How and where do you store your seeds?

 
Nadine Basile: Dried in paper envelopes in a tupperware container in my office. Or in glass mason jars, depending on quantity. Our cover crop seed gets stored in 55 gallon poly barrels with screw-top lids.

Caleb Barron: I store the seeds I buy in an old wooden rat proof cabinet.

Kara Gilbert: At Vibrant Valley Farm we store our seeds in Rubbermaid totes, and do our best to assure they are in dry cool areas of the garage or the farm office.

Chris Casad: Generally, unless we have time during the warmer months, we usually bundle and hang the entire plants from the branches of trees to keep them out of the rain and start the drying process. Then once we get to them, whether it be fall or winter, we start processing the seed off the plants.
 

When will you start planting this year?

Fogline Farm
Inside the propagation house at Fogline Farm in the Spring

Nadine Basile: Already started in the greenhouse with some micro-greens, mustards and orach! But mostly we will begin in earnest in mid-February in the greenhouse, most everything in the greenhouse is seeded by March, and then we begin seeding in the field in May. I think this will be an early season if it ever stops raining. We may sneak in a spring planting of favas in the field as soon as we can get them in.

Caleb Barron: Peppers, tomatoes, and onions, last week of January/first week of February. Everything else in March.

Kara Gilbert: We have already started to plant specific items, although most of our large sowing days are coming up and this happens mid-February, early March.

Chris Casad: We just started planting seeds in the greenhouse and in the field. It’s different every year but the at some point the weather shifts and the animals like geese start to move which is been our sign to get going.
 

Are you trying to grow anything new this year that you’re particularly excited about?

 
Nadine Basile: Some new tomato and pepper varieties, cardoooooons, new-to-us perennial herbs, and a host of new flowers that I’ve never planted before. I’m also excited about trying some miniature red eggplants this year, and we’re planning for some dense plantings of cut-and-come-again lettuces that we can harvest for salad mixes. That will be new for us as well, we usually do lots of head lettuces.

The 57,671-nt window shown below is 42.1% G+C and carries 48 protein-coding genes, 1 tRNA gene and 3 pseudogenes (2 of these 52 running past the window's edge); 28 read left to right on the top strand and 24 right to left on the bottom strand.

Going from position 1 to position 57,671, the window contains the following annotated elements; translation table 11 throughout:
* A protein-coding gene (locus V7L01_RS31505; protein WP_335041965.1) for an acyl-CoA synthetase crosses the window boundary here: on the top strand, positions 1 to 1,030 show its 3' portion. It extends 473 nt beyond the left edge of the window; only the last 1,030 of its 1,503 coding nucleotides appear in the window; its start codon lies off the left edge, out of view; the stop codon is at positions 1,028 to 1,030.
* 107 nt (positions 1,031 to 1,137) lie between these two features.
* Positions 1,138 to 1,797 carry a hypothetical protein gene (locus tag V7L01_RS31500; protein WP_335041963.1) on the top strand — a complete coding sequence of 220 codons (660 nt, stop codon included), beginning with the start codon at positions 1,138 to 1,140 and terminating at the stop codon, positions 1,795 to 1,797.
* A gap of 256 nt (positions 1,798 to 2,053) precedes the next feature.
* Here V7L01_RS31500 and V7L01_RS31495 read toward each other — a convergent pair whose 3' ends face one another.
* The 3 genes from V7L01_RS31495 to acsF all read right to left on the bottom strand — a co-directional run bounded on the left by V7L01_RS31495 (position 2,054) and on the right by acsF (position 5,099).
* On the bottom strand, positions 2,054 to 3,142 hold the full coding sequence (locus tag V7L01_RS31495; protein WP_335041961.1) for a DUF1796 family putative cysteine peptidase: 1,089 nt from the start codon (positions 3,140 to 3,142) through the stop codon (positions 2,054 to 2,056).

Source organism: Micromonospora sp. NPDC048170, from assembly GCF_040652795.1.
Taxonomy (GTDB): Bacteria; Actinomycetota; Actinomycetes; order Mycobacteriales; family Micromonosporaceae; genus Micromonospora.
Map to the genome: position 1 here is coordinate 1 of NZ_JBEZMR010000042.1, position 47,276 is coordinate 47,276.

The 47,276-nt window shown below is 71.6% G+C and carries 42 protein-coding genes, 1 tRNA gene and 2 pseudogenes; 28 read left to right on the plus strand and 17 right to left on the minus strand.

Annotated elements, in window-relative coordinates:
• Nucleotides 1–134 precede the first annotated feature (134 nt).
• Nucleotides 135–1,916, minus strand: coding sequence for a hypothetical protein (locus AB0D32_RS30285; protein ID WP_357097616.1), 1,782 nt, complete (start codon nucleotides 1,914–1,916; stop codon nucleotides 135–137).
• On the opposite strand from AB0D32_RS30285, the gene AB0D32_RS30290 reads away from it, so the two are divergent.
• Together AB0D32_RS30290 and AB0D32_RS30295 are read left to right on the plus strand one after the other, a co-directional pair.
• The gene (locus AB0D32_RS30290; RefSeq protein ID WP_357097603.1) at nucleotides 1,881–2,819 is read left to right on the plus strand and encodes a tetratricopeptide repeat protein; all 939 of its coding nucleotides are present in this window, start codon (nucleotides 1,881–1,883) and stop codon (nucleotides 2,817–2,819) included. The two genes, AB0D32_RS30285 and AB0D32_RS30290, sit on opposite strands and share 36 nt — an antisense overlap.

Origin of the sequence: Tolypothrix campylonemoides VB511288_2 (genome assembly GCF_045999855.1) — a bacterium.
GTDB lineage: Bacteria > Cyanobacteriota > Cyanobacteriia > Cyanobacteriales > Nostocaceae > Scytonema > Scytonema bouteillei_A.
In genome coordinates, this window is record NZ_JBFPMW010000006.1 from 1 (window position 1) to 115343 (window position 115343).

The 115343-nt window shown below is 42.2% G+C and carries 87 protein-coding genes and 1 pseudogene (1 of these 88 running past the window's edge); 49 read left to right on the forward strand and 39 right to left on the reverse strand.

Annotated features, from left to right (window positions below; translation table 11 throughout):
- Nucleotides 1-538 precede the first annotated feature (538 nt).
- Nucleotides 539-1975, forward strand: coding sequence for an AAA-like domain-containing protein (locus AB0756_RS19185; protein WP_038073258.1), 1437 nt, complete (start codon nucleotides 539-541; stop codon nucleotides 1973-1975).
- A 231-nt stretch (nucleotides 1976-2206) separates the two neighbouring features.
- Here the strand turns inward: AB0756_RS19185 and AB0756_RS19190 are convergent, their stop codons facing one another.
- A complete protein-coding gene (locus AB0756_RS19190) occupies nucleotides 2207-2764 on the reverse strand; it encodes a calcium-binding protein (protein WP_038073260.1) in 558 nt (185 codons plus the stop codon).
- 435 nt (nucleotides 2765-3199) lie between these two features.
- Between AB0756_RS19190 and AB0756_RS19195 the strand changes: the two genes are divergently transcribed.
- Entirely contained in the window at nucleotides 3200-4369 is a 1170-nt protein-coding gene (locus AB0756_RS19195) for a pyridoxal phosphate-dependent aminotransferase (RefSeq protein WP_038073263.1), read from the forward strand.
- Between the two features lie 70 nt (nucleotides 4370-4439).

Caleb Barron: I’m trying to simplify the CSA by growing the same amount of different veggies, but focus on the varieties we can also sell at market and be more consistent with every crop (which I’m still learning to do). The few crops that really sell well at market that I want to grow more of are red kitten spinach, Pircicaba broccoli, little gem lettuces, fairytale eggplant, white satin carrots, orange/yellow beets, and always more padron peppers.

Kara Gilbert: The beautiful element of farming on a small scale, is that whether or not we are growing something totally new or something we have grown before it is always a new experience that is exciting and something to learn from.
Specifically this year we are excited to grow Kalettes, Cipollini onions, Micro- greens, Indigo, Lisianthus and new Dahlias varieties like Café au Lait.

Chris Casad: We always seem to try a couple handfuls of new varieties of this and that. My goal this year for seed saving is to do better at creating a box of plants for seed saving and actually saving the best ones no matter what. Other than that the only thing that sparked my serious interest this winter has been sweet potatoes, which can be done here in Central Oregon.

 

Seed Companies used by these Seeders:

 

    1. Adaptive Seeds
    1. Baker Creek Heirloom Seeds
    1. GeoSeed
    1. Irish Eyes Garden Seeds
    1. Johnny’s Selected Seeds
    1. Peaceful Valley Farm & Garden Supply
    1. Seed Savers Exchange
    1. Territorial Seed Company